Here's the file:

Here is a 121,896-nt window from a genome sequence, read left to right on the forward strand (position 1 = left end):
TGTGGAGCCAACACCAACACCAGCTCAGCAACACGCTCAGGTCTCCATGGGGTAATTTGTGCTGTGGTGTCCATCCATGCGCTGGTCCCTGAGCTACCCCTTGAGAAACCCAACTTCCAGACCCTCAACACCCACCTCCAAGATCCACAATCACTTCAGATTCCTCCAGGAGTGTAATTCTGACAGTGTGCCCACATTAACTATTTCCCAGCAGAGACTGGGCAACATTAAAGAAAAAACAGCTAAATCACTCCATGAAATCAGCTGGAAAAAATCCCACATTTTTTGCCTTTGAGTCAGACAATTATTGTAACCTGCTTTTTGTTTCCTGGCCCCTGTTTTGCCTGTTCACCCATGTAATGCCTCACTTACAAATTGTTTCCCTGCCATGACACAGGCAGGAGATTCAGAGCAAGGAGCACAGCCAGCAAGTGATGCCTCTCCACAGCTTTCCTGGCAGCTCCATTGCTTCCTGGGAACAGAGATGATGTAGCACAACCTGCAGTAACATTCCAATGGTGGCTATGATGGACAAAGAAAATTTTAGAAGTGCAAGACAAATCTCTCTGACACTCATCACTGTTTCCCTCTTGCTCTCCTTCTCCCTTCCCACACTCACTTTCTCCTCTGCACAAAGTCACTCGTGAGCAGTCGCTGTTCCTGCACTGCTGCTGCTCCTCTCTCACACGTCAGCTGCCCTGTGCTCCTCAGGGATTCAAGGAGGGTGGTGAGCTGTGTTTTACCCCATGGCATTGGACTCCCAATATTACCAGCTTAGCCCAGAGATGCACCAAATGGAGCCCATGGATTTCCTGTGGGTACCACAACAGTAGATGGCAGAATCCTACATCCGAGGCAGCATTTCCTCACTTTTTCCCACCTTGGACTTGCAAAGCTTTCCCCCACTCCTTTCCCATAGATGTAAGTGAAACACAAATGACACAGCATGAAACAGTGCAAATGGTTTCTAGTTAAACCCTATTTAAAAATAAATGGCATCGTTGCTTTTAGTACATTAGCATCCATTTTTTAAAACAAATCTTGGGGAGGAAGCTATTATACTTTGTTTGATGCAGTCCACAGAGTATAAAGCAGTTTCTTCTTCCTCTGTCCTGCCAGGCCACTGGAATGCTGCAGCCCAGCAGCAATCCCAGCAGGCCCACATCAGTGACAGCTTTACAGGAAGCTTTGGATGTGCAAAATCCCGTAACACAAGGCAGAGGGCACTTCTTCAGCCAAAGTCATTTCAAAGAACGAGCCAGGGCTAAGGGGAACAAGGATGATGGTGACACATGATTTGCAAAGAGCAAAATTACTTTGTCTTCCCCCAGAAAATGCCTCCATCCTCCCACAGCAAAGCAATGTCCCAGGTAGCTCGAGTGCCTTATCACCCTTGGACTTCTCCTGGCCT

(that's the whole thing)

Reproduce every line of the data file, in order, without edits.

Here is a 121,896-nt window from a genome sequence, read left to right on the forward strand (position 1 = left end):
TGTGGAGCCAACACCAACACCAGCTCAGCAACACGCTCAGGTCTCCATGGGGTAATTTGTGCTGTGGTGTCCATCCATGCGCTGGTCCCTGAGCTACCCCTTGAGAAACCCAACTTCCAGACCCTCAACACCCACCTCCAAGATCCACAATCACTTCAGATTCCTCCAGGAGTGTAATTCTGACAGTGTGCCCACATTAACTATTTCCCAGCAGAGACTGGGCAACATTAAAGAAAAAACAGCTAAATCACTCCATGAAATCAGCTGGAAAAAATCCCACATTTTTTGCCTTTGAGTCAGACAATTATTGTAACCTGCTTTTTGTTTCCTGGCCCCTGTTTTGCCTGTTCACCCATGTAATGCCTCACTTACAAATTGTTTCCCTGCCATGACACAGGCAGGAGATTCAGAGCAAGGAGCACAGCCAGCAAGTGATGCCTCTCCACAGCTTTCCTGGCAGCTCCATTGCTTCCTGGGAACAGAGATGATGTAGCACAACCTGCAGTAACATTCCAATGGTGGCTATGATGGACAAAGAAAATTTTAGAAGTGCAAGACAAATCTCTCTGACACTCATCACTGTTTCCCTCTTGCTCTCCTTCTCCCTTCCCACACTCACTTTCTCCTCTGCACAAAGTCACTCGTGAGCAGTCGCTGTTCCTGCACTGCTGCTGCTCCTCTCTCACACGTCAGCTGCCCTGTGCTCCTCAGGGATTCAAGGAGGGTGGTGAGCTGTGTTTTACCCCATGGCATTGGACTCCCAATATTACCAGCTTAGCCCAGAGATGCACCAAATGGAGCCCATGGATTTCCTGTGGGTACCACAACAGTAGATGGCAGAATCCTACATCCGAGGCAGCATTTCCTCACTTTTTCCCACCTTGGACTTGCAAAGCTTTCCCCCACTCCTTTCCCATAGATGTAAGTGAAACACAAATGACACAGCATGAAACAGTGCAAATGGTTTCTAGTTAAACCCTATTTAAAAATAAATGGCATCGTTGCTTTTAGTACATTAGCATCCATTTTTTAAAACAAATCTTGGGGAGGAAGCTATTATACTTTGTTTGATGCAGTCCACAGAGTATAAAGCAGTTTCTTCTTCCTCTGTCCTGCCAGGCCACTGGAATGCTGCAGCCCAGCAGCAATCCCAGCAGGCCCACATCAGTGACAGCTTTACAGGAAGCTTTGGATGTGCAAAATCCCGTAACACAAGGCAGAGGGCACTTCTTCAGCCAAAGTCATTTCAAAGAACGAGCCAGGGCTAAGGGGAACAAGGATGATGGTGACACATGATTTGCAAAGAGCAAAATTACTTTGTCTTCCCCCAGAAAATGCCTCCATCCTCCCACAGCAAAGCAATGTCCCAGGTAGCTCGAGTGCCTTATCACCCTTGGACTTCTCCTGGCCT